National Affairs Rory Leishman

National Affairs Rory Leishman

Parents of young Canadian children should beware of the potentially catastrophic advice in a Guide for Educators issued by the Canadian Teachers’ Federation on the care and treatment of children with a gender identity disorder in elementary and secondary schools.

To begin with, the CTF explains: “Transgender individuals normally identify with a gender that is different from the one they were assigned at birth.” This statement is simply wrong. It is generally understood within the medical profession that while biological sex is assigned at birth, gender – that is to say, one’s self-awareness as male or female – evolves gradually during infancy and can radically change throughout childhood and adolescence.

Having fundamentally misstated the nature of gender, the CTF guide goes on to depict the confusion of a depressed, biologically male child dubbed Jason who is only happy when he presents himself as a girl, Mandy. On the advice of the family doctor, Jason’s parents set up an appointment with a psychiatrist who specializes in gender variance in children. The CTF story continues: “Together, with the psychiatrist, Jason and his parents explored the possibility of puberty delaying medications, of transitioning and living full-time as a girl and, if Jason wished, sex reassignment surgery when he was older. It was wonderful to see the joy in Mandy’s eyes when she realized that there was actually a way to become the girl she always knew she was.”

Alas, that joy in “Mandy’s” eyes is delusional. The psychiatrist in this fable should have advised Jason and his parents of the truth: that it is impossible to transform a biological male into a biological female by puberty-delaying medications, sex-reassignment surgery or any other means.

Jason’s parents should also have been warned that subjecting a child to puberty-delaying medications can have catastrophic consequences. Consider, in this respect, Gender Identity Issues in Children and Adolescents, a position statement issued by The American College of Pediatricians that was last updated on April 6, 2016, This authoritative document was coauthored by Michelle A. Cretella, president of the ACP; Quentin Van Meter, ACP vice president, and Paul McHugh, University Distinguished Service Professor of Psychiatry at Johns Hopkins Medical School.

Together, in this official position statement of the ACP, these two physicians warn in bold type: “Puberty is not a disease and puberty-blocking hormones can be dangerous. … Children who use puberty blockers to impersonate the opposite sex will require cross-sex hormones in late adolescence. Cross-sex hormones (testosterone and estrogen) are associated with dangerous health risks including but not limited to high blood pressure, blood clots, stroke and cancer.”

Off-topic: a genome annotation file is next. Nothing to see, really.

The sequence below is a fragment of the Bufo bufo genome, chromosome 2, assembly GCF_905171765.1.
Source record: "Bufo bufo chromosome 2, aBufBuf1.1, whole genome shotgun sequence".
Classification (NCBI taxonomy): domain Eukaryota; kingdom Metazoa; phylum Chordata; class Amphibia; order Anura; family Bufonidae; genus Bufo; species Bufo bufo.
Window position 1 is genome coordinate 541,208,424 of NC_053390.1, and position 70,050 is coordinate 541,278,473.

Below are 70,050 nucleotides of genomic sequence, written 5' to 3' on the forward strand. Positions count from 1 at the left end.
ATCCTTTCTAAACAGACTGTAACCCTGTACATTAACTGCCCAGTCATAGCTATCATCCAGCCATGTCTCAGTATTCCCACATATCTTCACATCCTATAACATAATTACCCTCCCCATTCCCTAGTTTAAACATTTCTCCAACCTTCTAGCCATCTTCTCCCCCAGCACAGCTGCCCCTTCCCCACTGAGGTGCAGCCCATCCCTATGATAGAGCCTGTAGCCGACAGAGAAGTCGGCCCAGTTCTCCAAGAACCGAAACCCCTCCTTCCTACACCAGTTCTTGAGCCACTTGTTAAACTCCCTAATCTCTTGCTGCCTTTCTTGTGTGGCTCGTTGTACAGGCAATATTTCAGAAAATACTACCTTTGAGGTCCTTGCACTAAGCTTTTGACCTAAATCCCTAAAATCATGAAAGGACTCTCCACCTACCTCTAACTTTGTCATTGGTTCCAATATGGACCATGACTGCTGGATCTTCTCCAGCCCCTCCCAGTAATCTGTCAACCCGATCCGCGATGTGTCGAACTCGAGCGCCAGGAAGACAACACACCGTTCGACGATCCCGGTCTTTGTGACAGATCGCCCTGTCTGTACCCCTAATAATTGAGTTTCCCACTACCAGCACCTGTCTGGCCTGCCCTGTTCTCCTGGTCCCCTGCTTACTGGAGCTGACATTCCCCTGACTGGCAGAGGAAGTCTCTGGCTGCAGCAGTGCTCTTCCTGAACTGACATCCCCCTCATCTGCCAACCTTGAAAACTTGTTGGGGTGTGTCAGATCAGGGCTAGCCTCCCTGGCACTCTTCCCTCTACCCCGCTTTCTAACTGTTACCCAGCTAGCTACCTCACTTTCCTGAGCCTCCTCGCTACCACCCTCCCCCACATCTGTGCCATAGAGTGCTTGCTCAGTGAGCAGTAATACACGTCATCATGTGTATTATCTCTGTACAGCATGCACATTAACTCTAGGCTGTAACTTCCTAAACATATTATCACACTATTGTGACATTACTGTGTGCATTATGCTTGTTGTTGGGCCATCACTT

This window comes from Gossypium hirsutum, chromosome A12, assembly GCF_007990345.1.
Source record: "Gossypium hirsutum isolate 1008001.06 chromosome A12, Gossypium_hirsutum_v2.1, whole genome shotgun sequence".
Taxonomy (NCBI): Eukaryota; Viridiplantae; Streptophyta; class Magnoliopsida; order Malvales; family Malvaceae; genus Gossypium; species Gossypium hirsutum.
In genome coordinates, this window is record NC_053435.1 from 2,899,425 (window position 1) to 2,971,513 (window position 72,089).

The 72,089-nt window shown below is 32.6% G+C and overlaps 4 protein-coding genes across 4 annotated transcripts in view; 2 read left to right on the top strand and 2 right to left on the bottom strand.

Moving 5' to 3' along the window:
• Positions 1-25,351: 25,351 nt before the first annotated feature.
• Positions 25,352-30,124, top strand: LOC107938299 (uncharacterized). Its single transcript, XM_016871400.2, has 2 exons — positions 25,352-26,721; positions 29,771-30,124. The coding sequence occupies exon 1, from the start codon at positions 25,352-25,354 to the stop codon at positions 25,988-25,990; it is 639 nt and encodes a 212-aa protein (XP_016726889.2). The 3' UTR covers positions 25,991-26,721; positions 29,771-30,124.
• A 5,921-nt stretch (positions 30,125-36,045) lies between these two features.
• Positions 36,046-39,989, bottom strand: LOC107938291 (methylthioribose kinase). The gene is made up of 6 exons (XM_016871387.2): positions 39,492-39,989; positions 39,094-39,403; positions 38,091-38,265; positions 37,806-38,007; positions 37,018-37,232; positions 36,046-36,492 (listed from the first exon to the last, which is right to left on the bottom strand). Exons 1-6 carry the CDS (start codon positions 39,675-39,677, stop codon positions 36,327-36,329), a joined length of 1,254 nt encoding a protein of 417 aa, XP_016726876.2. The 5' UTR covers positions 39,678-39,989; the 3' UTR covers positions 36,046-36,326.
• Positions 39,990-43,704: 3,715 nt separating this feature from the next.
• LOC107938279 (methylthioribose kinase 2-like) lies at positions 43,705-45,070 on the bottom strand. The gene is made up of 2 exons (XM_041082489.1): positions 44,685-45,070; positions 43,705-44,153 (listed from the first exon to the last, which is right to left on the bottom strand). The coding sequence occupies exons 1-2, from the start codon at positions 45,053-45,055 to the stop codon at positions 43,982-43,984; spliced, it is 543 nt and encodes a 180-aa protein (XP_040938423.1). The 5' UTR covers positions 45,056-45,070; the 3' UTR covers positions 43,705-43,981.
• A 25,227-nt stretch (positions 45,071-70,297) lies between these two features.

In the latest edition of the authoritative Diagnostic and Statistical Manual of Mental Disorders (DSM-V), the American Psychiatric Association designates the kind of gender dysphoria experienced by a young boy like Jason as a treatable mental disorder. Drawing upon data published in DSM-V, the American College of Pediatrics observes that “as many as 98 per cent of gender confused boys and 88 per cent of gender confused girls eventually accept their biological sex after naturally passing through puberty.”

In summation, the American College of Pediatrics admonishes: “Conditioning children into believing a lifetime of chemical and surgical impersonation of the opposite sex is normal and healthful is child abuse. Endorsing gender discordance as normal via public education and legal policies will confuse children and parents, leading more children to present to ‘gender clinics’ where they will be given puberty-blocking drugs. This, in turn, virtually ensures that they will ‘choose’ a lifetime of carcinogenic and otherwise toxic cross-sex hormones, and likely consider unnecessary surgical mutilation of their healthy body parts as young adults.”

Meanwhile, the Canadian Paediatric Society has yet to adopt a position statement on gender identity. In its only position statement on Adolescent Sexual Orientation, the Society states: “The medical and psychological needs of transgender youth are many and beyond the scope of the present paper.”

What will it take for the Canadian Paediatric Society to adopt a clear position on the treatment of children with gender dysphoria? With this mental illness taking on epidemic proportions among school-age children, the Society should promptly issue its own position statement on the issue or, at least, endorse the forthright stance of the American College of Pediatrics.

Meanwhile, all Canadian parents should do whatever they can to combat the child abuse perpetrated by organizations like the Canadian Teachers’ Federation who disseminate potentially lethal misinformation about the proper care and treatment of children afflicted with Gender Dysphoria.